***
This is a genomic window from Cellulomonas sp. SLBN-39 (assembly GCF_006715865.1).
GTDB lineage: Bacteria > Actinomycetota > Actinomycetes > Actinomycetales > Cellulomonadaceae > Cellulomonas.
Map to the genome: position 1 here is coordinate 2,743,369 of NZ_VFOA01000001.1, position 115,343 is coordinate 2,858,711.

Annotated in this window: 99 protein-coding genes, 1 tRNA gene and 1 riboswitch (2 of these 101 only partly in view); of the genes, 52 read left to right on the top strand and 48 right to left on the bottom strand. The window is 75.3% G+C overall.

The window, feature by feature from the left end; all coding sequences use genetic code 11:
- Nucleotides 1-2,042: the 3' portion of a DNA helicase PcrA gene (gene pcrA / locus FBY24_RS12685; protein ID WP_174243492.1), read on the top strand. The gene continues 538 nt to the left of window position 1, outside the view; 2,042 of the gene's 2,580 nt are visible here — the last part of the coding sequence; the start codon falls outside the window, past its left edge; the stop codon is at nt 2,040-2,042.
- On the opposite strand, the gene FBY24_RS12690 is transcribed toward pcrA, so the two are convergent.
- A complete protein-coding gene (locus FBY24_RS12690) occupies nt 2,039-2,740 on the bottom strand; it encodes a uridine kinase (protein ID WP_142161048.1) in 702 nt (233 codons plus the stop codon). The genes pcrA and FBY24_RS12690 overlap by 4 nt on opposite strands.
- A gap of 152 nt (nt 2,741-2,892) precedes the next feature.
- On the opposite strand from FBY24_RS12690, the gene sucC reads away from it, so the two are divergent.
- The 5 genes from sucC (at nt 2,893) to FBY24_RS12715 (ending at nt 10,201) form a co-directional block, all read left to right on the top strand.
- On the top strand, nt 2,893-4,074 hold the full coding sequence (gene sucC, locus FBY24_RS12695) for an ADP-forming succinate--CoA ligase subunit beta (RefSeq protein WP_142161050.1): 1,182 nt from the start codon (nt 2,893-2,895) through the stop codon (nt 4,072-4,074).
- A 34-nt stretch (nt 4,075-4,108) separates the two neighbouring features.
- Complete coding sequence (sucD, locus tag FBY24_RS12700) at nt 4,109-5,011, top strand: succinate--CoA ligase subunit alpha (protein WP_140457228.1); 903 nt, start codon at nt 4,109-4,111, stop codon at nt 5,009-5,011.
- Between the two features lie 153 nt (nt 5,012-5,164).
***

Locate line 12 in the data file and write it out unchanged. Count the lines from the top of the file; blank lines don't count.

- On the top strand, nt 2,893-4,074 hold the full coding sequence (gene sucC, locus FBY24_RS12695) for an ADP-forming succinate--CoA ligase subunit beta (RefSeq protein WP_142161050.1): 1,182 nt from the start codon (nt 2,893-2,895) through the stop codon (nt 4,072-4,074).